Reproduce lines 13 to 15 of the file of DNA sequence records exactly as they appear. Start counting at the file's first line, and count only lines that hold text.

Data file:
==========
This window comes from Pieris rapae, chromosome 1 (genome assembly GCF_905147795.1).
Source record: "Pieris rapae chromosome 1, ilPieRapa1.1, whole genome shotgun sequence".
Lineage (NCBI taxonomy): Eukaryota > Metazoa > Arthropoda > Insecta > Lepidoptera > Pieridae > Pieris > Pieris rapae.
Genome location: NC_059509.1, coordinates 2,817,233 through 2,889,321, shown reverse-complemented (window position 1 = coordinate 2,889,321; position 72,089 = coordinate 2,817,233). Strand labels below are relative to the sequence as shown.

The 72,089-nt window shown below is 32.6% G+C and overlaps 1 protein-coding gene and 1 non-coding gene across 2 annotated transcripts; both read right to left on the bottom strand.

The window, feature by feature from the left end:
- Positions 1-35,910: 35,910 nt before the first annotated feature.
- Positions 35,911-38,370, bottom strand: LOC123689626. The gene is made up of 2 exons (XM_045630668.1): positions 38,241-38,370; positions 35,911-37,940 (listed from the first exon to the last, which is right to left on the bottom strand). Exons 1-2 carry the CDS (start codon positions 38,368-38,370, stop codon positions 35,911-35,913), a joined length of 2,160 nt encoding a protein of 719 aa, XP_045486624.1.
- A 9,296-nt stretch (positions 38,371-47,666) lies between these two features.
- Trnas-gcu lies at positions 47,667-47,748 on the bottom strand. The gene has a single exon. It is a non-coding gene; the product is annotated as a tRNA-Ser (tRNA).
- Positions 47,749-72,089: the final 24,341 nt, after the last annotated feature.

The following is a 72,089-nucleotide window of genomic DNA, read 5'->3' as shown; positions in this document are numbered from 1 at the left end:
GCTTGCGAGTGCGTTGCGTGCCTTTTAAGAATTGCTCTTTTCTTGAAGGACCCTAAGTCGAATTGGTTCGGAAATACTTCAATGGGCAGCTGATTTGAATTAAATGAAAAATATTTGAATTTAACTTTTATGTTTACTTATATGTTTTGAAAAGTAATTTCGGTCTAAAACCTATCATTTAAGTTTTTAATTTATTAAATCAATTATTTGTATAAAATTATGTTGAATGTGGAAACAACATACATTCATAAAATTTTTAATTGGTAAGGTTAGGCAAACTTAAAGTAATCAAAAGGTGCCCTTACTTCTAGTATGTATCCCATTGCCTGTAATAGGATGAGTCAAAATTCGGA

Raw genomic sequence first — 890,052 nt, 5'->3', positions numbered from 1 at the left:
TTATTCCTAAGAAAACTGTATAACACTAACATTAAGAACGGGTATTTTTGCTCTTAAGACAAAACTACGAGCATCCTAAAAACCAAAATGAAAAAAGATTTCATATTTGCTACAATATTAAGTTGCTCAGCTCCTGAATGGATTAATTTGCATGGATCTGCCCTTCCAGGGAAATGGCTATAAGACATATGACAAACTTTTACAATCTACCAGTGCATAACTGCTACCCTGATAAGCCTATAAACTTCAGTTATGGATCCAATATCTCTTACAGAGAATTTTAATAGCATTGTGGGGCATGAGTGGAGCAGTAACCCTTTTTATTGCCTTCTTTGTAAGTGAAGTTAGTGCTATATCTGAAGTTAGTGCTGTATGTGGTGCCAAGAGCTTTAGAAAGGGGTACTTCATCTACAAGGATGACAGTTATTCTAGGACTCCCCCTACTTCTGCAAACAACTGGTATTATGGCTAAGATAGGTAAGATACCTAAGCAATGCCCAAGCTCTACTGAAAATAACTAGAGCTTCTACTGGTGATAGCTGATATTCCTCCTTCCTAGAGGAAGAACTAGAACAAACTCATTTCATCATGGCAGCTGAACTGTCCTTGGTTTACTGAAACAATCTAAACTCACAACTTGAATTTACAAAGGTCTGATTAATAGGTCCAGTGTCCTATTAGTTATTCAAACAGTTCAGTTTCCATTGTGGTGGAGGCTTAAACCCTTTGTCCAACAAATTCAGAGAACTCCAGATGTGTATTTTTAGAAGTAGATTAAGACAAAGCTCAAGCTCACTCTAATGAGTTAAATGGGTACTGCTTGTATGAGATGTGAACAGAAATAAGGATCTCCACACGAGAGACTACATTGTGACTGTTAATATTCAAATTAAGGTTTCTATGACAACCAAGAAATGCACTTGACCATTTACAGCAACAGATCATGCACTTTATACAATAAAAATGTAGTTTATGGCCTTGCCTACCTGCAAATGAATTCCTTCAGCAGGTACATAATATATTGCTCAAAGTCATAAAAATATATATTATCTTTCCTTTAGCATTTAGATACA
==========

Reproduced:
GCTTGCGAGTGCGTTGCGTGCCTTTTAAGAATTGCTCTTTTCTTGAAGGACCCTAAGTCGAATTGGTTCGGAAATACTTCAATGGGCAGCTGATTTGAATTAAATGAAAAATATTTGAATTTAACTTTTATGTTTACTTATATGTTTTGAAAAGTAATTTCGGTCTAAAACCTATCATTTAAGTTTTTAATTTATTAAATCAATTATTTGTATAAAATTATGTTGAATGTGGAAACAACATACATTCATAAAATTTTTAATTGGTAAGGTTAGGCAAACTTAAAGTAATCAAAAGGTGCCCTTACTTCTAGTATGTATCCCATTGCCTGTAATAGGATGAGTCAAAATTCGGA

Raw genomic sequence first — 890,052 nt, 5'->3', positions numbered from 1 at the left:
TTATTCCTAAGAAAACTGTATAACACTAACATTAAGAACGGGTATTTTTGCTCTTAAGACAAAACTACGAGCATCCTAAAAACCAAAATGAAAAAAGATTTCATATTTGCTACAATATTAAGTTGCTCAGCTCCTGAATGGATTAATTTGCATGGATCTGCCCTTCCAGGGAAATGGCTATAAGACATATGACAAACTTTTACAATCTACCAGTGCATAACTGCTACCCTGATAAGCCTATAAACTTCAGTTATGGATCCAATATCTCTTACAGAGAATTTTAATAGCATTGTGGGGCATGAGTGGAGCAGTAACCCTTTTTATTGCCTTCTTTGTAAGTGAAGTTAGTGCTATATCTGAAGTTAGTGCTGTATGTGGTGCCAAGAGCTTTAGAAAGGGGTACTTCATCTACAAGGATGACAGTTATTCTAGGACTCCCCCTACTTCTGCAAACAACTGGTATTATGGCTAAGATAGGTAAGATACCTAAGCAATGCCCAAGCTCTACTGAAAATAACTAGAGCTTCTACTGGTGATAGCTGATATTCCTCCTTCCTAGAGGAAGAACTAGAACAAACTCATTTCATCATGGCAGCTGAACTGTCCTTGGTTTACTGAAACAATCTAAACTCACAACTTGAATTTACAAAGGTCTGATTAATAGGTCCAGTGTCCTATTAGTTATTCAAACAGTTCAGTTTCCATTGTGGTGGAGGCTTAAACCCTTTGTCCAACAAATTCAGAGAACTCCAGATGTGTATTTTTAGAAGTAGATTAAGACAAAGCTCAAGCTCACTCTAATGAGTTAAATGGGTACTGCTTGTATGAGATGTGAACAGAAATAAGGATCTCCACACGAGAGACTACATTGTGACTGTTAATATTCAAATTAAGGTTTCTATGACAACCAAGAAATGCACTTGACCATTTACAGCAACAGATCATGCACTTTATACAATAAAAATGTAGTTTATGGCCTTGCCTACCTGCAAATGAATTCCTTCAGCAGGTACATAATATATTGCTCAAAGTCATAAAAATATATATTATCTTTCCTTTAGCATTTAGATACA